Mary Elizabeth Garrett: Society and Philanthropy in the Gilded Age ((2008)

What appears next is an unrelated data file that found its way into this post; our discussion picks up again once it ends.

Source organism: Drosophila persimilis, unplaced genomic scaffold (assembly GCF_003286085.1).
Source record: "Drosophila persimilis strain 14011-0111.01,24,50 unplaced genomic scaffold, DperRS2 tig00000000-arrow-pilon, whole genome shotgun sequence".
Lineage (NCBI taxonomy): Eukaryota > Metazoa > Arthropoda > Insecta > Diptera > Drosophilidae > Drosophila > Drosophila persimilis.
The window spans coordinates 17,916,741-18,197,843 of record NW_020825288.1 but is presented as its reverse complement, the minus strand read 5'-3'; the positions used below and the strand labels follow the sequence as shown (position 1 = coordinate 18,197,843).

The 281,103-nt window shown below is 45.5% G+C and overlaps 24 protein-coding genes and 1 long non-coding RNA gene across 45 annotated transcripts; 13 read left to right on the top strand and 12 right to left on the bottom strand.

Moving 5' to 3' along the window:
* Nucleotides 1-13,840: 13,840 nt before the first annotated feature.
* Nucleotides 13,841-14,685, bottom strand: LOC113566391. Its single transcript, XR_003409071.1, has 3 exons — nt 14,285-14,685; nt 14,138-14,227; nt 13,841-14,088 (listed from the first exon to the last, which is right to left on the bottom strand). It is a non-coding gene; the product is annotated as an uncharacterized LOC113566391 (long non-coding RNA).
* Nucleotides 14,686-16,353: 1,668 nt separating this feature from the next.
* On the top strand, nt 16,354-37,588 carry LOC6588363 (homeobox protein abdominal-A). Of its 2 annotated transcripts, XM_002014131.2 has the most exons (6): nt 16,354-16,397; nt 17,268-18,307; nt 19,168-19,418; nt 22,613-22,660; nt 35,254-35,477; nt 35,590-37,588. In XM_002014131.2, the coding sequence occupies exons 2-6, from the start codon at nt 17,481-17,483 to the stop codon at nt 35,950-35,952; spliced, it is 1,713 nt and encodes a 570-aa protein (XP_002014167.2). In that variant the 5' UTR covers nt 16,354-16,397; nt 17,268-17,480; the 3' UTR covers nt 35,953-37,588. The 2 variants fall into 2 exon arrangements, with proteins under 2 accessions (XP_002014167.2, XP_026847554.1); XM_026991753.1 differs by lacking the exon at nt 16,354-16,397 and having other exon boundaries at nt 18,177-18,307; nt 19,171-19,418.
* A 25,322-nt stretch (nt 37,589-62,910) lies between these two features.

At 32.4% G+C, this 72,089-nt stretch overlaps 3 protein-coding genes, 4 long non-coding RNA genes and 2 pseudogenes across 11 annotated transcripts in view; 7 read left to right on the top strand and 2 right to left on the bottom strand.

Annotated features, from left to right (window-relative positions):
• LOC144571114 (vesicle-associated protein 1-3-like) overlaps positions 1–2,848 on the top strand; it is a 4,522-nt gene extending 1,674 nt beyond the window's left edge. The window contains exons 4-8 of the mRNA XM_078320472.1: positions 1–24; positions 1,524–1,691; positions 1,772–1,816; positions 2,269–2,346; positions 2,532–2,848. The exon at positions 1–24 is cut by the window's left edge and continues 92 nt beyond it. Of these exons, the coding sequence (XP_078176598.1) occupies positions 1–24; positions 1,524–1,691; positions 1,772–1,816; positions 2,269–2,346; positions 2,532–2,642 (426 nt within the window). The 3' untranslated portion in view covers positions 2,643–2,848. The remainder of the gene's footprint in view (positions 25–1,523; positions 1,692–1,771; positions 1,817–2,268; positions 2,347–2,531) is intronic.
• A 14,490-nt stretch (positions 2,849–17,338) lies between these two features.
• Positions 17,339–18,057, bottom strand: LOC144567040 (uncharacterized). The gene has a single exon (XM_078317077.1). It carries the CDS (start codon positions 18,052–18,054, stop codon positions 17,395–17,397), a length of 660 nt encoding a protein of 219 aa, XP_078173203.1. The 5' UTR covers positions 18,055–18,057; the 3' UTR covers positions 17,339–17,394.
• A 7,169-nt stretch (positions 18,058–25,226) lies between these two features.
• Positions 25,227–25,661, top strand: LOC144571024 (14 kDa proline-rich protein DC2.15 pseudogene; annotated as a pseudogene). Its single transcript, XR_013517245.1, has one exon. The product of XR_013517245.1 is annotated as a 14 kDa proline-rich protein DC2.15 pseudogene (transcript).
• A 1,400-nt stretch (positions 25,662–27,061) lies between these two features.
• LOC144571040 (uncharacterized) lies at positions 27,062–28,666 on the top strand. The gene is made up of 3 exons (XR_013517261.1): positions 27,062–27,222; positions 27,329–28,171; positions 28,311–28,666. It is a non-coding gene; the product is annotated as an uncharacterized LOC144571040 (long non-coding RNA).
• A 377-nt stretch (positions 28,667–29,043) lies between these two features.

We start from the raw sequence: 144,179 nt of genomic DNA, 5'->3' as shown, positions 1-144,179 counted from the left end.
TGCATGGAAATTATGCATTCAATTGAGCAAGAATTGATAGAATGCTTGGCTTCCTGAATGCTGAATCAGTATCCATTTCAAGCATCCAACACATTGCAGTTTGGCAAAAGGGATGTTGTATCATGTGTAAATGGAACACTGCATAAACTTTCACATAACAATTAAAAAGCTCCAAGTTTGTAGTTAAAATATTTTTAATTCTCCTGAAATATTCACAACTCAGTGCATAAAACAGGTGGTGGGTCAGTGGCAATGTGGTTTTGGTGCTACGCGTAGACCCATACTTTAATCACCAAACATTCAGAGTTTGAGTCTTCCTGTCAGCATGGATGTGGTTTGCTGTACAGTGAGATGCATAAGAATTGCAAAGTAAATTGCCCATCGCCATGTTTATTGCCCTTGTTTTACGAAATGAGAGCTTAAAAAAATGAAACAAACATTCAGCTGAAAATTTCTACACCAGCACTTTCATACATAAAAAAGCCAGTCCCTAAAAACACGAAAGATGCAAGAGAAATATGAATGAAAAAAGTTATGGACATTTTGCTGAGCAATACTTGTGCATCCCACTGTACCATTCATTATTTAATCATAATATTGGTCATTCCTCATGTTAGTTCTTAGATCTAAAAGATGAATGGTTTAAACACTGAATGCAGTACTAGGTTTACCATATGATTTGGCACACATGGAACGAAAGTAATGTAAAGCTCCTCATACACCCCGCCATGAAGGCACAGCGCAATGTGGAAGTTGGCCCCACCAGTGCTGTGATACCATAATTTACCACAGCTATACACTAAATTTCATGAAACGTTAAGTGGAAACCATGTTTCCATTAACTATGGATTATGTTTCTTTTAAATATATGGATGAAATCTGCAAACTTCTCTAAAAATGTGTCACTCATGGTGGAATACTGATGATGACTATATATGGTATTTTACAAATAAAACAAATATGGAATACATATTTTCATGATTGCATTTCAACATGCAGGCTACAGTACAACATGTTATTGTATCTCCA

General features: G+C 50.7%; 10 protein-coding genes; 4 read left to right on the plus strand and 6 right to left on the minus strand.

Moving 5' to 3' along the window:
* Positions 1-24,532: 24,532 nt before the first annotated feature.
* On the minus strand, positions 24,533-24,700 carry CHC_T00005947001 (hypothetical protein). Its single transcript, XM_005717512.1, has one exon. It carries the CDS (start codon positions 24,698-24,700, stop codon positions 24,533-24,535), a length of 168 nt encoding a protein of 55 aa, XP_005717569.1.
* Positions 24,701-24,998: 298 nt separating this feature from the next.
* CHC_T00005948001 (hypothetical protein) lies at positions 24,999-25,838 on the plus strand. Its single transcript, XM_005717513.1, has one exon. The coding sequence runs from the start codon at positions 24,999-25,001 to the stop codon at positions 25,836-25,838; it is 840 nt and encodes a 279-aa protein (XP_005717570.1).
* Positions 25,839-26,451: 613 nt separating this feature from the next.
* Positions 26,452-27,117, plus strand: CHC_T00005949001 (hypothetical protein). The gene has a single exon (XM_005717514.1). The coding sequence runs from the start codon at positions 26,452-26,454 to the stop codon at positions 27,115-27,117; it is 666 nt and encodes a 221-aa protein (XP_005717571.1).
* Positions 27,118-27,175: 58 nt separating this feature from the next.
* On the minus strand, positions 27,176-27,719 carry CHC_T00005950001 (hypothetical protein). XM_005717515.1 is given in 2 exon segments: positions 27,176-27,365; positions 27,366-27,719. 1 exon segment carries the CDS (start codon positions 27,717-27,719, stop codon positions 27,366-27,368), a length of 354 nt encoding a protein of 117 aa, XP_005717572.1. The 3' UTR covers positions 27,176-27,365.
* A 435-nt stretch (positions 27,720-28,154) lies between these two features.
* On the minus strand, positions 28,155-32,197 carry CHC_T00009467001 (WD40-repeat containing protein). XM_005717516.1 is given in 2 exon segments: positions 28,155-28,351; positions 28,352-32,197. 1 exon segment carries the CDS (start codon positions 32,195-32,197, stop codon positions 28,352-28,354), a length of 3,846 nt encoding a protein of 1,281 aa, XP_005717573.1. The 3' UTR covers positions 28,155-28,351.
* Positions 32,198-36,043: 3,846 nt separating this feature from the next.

Mary Elizabeth Garrett lived from 1854-1915 and was one of the most influential philanthropists of America’s ‘gilded age’, though until now her story has received little attention. Barred by social convention from using her evident abilities in the business sector where her father was a railroad mogul, Garrett instead used her energies and fortune - worth nearly $100m in today’s money – to advance women’s education and suffrage in America. Her biggest donation of $354,000 to endow the Johns Hopkins School of Medicine in 1893, came with a crucial condition – that female students be admitted on the same terms as men, thereby revolutionizing women’s place in both higher education and the medical profession. The use of her wealth to build an institution capable of effecting wider social change shows that today’s ‘new philanthropists’ are not the first to realize the power of money to shape society for the better.